The scale is listed as: "Scale : 3 chains to 1 inch". The directional arrow is found in the upper right hand corner, decorated fancifully with a "magnetic N". Of note are three lots which are highlighted in red and accompanied by a note: "The part which has been subdivided is colored Red." Geographically, the area is found in eastern Aldershot, just below the Queen Elizabeth Way. Greenwood Cemetery is listed on the map as well as the "Road to Burlington" [now approximately Greenwood Drive] and a "Lane 50 links wide" [now approximately Francis Road].
Under subtitle it reads, "Scale=50ft.=1in." Directional arrow found on the left side of the map. Includes signed oath of approval dated "6th Feby 1906" by R.T. Wilson and witnessed by Susan E. Rusk at the City of Hamilton. At the base of the map there is a certification by the surveyor "James J. Mackay, Ontario Land Surveyor, dated Feb 1906." Below the signatures there is a statement which reads "Received from R.T. Wilson and filed or registered this 16th day of February 1906 at 3:50 o'clock PM as No. 391...[illegible signature] at residence." The map shows a layout of lots between four streets: Short, Sydenham, Queen, and Alma. All four streets are in existence today, as shown, with the exception of Short Street.
Below the title is a handwritten signature, "Dr. Billings & Joseph Lister, Esq." On left side of the map appears handwritten note, "Billings & Lister No 48, Drawer No 2". Some handwriting is evident on the verso of the map which is difficult to fully decipher.
The map has a north arrow penciled in, it is aligned so east is on top and west is on the bottom. Streets included are: Barton Street, Wentworth Street and Williams Street. Williams Street is now "William Street" on current maps of the City of Hamilton. On the northern boundary of the map is a portion of the Great Western Railway. Between the railway allowance and the lots is a small road labelled only as "Street". To the west of Williams Street is a small unnamed laneway shown on the map and present on current maps of the area. In later maps it appears as though this road eventually became Birge Street. Off William Street, the lots are subdivided and coloured in pink. Handwriting on these lots read: "12 Houses 18 x 24".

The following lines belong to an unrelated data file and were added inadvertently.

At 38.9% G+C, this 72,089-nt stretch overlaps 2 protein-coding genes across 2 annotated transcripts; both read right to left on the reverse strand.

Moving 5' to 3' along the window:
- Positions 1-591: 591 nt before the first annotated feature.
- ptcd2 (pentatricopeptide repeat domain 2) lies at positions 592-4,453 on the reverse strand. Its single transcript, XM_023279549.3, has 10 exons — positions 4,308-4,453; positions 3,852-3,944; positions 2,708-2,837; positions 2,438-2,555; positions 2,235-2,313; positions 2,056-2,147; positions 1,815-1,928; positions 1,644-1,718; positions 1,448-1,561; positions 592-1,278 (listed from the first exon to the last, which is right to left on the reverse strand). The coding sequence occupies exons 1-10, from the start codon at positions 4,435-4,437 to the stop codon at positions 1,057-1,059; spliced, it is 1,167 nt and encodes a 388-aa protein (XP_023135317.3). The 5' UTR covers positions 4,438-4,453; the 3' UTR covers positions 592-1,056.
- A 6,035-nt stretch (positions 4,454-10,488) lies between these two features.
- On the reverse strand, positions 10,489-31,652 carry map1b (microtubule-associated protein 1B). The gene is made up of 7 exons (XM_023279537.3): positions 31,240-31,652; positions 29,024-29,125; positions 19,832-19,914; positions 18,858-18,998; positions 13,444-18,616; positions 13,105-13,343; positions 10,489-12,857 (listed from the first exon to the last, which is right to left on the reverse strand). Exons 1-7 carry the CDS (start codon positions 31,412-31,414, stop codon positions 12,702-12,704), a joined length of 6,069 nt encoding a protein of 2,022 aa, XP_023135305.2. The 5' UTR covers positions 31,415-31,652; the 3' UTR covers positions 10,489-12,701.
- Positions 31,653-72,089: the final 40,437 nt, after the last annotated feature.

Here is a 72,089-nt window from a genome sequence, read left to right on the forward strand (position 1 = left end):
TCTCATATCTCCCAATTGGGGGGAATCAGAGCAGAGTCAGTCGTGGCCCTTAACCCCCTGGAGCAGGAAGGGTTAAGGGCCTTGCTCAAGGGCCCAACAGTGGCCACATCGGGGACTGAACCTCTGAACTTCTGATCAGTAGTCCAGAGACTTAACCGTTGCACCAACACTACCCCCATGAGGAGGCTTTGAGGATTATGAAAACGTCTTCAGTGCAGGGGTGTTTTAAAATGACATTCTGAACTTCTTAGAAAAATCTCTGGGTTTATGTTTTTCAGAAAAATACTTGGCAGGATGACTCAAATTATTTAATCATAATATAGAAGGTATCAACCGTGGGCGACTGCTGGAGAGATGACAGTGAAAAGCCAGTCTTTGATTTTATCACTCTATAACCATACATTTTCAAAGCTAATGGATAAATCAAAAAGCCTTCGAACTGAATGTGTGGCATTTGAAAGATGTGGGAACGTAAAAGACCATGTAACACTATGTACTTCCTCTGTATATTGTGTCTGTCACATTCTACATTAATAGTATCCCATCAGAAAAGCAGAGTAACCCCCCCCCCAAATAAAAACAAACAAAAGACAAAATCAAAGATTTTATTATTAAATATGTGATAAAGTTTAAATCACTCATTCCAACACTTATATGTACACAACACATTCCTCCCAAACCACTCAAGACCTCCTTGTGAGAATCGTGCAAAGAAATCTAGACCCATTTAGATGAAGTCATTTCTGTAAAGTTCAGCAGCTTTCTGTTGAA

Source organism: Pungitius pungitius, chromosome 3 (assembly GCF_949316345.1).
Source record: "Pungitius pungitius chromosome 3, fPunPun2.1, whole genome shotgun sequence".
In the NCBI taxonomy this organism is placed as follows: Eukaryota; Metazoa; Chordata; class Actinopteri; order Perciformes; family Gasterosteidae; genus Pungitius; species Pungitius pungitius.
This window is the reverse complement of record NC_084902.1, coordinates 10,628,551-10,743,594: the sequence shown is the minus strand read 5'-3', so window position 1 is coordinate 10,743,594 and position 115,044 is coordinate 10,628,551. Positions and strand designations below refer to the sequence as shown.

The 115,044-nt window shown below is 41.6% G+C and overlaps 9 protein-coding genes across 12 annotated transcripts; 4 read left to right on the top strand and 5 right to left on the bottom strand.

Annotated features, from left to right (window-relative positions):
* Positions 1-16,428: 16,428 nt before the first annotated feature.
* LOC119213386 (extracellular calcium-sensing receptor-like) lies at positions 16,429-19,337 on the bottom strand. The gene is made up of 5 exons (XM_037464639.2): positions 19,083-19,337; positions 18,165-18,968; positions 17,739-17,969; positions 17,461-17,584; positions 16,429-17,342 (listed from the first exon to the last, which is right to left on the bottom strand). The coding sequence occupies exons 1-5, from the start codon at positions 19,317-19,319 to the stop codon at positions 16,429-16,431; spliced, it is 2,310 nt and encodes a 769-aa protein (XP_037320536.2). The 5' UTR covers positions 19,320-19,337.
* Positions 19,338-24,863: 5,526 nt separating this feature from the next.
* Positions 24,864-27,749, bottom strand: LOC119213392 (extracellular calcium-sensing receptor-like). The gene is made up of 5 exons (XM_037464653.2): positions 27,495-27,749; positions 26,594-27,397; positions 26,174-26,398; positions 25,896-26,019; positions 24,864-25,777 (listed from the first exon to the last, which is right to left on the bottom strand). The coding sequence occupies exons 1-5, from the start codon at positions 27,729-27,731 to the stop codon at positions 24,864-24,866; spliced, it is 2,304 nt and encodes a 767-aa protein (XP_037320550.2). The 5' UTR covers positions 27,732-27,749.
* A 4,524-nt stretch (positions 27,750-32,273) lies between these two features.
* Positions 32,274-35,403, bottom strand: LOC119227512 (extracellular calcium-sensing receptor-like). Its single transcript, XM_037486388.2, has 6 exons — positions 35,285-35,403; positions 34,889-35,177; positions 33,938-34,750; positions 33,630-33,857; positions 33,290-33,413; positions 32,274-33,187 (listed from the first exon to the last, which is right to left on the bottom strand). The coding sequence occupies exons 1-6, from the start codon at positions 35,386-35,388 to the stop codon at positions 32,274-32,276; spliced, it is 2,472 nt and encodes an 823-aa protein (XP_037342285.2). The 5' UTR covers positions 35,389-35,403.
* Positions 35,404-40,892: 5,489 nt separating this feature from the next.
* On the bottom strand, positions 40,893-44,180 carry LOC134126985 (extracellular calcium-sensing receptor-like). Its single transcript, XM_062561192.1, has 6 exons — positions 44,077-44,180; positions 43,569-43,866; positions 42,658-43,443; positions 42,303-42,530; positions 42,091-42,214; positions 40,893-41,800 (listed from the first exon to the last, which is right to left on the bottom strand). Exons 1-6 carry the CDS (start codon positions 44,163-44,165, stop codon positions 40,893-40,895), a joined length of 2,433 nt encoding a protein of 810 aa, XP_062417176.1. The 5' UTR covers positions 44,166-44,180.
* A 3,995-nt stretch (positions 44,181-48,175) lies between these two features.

The scale is given under the title, listed as "scale forty chains to one inch."
The map is numbered with a "9" in the top right corner. Handwriting on the right side of the map reads, "Township of Saltfleet" with "Book 1" above crossed out. The verso of the map reads "49th Page Saltfleet."The map shows the concessions, early lot lines, and rivers or streams in the area but does not show roads, buildings, typography, vegetation, or other map details. On the bottom of the map, it reads "Crown Land Department, Montreal, November 1846, True Copy, C.R." A faded signature is also featured on the bottom of the map reading "D.B. Papineau, C.C.L. [Commissioner of Crown Lands]".
This is a survey sketch of lots 28-34 in Concession BF and Concession 1 in the former township of Saltfleet. Surveyed for the utility requirements of the Board of Water Commissioners for the City of Hamilton. The scale is found below the title: "400 feet to an inch". There is no date or directional arrow included on the map. In bottom left hand corner is written "No 98 Drawer 3 Burlington Beach" and the number "184" encircled. The map is oriented so that north is at the base of the map along with Lake Ontario and Burlington Bay. There are a number of utilities and infrastructure featured on the map including is a "pumping main" which cuts across the survey and connects to an "engine house" and a "filtering basin" along Burlington Beach. Also drawn along the beach is a "road from Stony Creek" which crosses the Windemere Basin and becomes "the Beach Road". The Great Western Railway spans the top of the map (the southernmost boundary). The property owners listed on the map include: George Lottridge (lot 29), William and John Bates (east part of lot 31), Henry Waterberry (west part of lot 31), George Gant (lot 32), and Thomas Jones (lot 34). In terms of dating the map, we know that it was completed after the construction of the Great Western Railway (1854) and after the publication of the 1875 Wentworth County Atlas which lists many differing owners on these lots in years prior. Hamilton City Directories indicated that prior to 1881, not all of the above-named individuals were listed as owning property in Saltfleet. I have noted 1889 as the last possible date for the map; that is the year in which George Lottridge died. Given that Lottridge is shown as a property owner on the map, it cannot be any older.